The newborn goat kids had a great first night, thanks in part to the heat lamp borrowed from the chicken brooder. They were still a little damp with amniotic fluid at bedtime, but cuddled up together under the heat lamp they looked very comfortable. Wish I’d had my camera with me, because the sight was priceless.
This morning, when we came out to do the chores, both of them were fluffy and totally dry — and, best of all, both were up and nursing. I turned off the heat lamp, but left it out there in case we get another sub-zero snap before the end of winter.
Our children have named the goat kids “Button” and “Marigold”. Not sure which is which at this point, but that’ll all get sorted out. These goat kids are cross-breeds, so it’s not like we’ll be registering them. (We couldn’t find a Saanen buck in time for breeding season, and we figured Saanen-Toggenburg kids were better than no kids at all.) Some neighbors raise Toggenburgs, and sold us “Eight Bits,” the kid buck we ended up using for breeding.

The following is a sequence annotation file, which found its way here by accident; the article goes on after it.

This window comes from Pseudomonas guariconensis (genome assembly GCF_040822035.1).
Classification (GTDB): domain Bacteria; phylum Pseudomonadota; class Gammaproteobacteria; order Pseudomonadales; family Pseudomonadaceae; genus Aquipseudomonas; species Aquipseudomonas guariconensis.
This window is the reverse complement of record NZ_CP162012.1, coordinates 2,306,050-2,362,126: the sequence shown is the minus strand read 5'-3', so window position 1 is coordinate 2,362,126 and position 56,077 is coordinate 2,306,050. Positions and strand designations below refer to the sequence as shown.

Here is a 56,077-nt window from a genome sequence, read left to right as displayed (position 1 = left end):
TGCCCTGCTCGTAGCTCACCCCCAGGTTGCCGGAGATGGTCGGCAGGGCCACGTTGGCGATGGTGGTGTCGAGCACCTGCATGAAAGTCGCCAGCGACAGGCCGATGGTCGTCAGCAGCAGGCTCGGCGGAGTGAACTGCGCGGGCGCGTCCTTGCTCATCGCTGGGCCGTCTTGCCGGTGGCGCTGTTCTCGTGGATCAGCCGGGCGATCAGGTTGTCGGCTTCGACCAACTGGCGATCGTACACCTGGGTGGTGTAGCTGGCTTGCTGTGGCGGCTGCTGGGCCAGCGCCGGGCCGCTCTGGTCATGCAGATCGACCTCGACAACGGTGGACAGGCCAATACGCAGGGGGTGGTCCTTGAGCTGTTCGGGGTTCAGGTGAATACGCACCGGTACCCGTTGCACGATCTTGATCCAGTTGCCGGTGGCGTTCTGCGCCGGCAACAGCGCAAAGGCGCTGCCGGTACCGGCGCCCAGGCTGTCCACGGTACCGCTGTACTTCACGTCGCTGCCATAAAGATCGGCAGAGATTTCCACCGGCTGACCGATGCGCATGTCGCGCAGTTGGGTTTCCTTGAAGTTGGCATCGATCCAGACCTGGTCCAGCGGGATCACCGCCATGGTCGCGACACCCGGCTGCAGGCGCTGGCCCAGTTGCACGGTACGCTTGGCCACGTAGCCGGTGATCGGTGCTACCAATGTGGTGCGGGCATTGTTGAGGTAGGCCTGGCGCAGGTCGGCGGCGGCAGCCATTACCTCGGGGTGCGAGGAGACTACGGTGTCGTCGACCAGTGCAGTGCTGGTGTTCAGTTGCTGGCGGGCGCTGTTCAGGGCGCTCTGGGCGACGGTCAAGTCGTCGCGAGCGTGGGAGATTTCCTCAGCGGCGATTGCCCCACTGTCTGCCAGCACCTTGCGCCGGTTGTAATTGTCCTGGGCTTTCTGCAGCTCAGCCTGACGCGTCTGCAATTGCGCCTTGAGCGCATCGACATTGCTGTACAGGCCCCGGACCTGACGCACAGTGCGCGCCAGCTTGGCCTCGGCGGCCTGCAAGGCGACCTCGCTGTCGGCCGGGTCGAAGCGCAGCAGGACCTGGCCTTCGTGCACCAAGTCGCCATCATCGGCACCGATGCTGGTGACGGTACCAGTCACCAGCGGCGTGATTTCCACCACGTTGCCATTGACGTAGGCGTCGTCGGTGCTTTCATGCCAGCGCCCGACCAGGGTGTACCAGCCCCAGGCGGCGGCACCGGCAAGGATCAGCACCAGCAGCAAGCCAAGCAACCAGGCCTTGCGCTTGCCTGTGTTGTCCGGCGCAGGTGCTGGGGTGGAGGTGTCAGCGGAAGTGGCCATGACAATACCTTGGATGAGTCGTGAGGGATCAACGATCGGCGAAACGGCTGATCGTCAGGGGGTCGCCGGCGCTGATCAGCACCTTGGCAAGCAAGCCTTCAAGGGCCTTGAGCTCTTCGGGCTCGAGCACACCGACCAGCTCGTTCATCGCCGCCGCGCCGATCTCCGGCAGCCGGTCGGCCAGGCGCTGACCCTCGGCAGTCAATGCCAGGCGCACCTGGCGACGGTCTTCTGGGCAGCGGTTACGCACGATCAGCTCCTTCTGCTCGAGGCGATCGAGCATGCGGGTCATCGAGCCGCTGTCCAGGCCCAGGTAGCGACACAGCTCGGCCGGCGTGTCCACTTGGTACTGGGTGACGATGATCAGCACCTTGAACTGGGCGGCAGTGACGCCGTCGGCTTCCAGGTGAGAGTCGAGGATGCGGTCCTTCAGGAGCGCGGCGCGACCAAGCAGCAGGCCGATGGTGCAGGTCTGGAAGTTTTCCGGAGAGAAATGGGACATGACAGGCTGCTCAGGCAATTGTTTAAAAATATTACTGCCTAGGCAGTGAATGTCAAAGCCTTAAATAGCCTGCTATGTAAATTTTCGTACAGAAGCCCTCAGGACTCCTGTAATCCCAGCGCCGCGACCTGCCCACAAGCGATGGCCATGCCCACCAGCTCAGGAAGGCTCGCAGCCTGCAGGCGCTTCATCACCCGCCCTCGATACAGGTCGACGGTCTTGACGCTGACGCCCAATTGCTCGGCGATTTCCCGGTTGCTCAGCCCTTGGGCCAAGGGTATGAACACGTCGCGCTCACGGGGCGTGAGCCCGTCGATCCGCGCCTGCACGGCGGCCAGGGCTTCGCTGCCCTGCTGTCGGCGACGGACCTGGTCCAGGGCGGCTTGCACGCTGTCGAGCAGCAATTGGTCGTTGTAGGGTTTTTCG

On our farm, only animals that we intend to keep get names. That includes all the female sheep, the breeding rams, the female goats, the breeding buck, and the roosters. (There are too many laying hens to name, and they all look alike anyway, but each of the roosters is quite distinctive.) All the animals that will be butchered get named “Hamburger,” “Lamb Chop,” or the like. If we get a male goat kid, I’m lobbying for naming him “Chev,” short for “Chevon,” which is what the French call goat meat.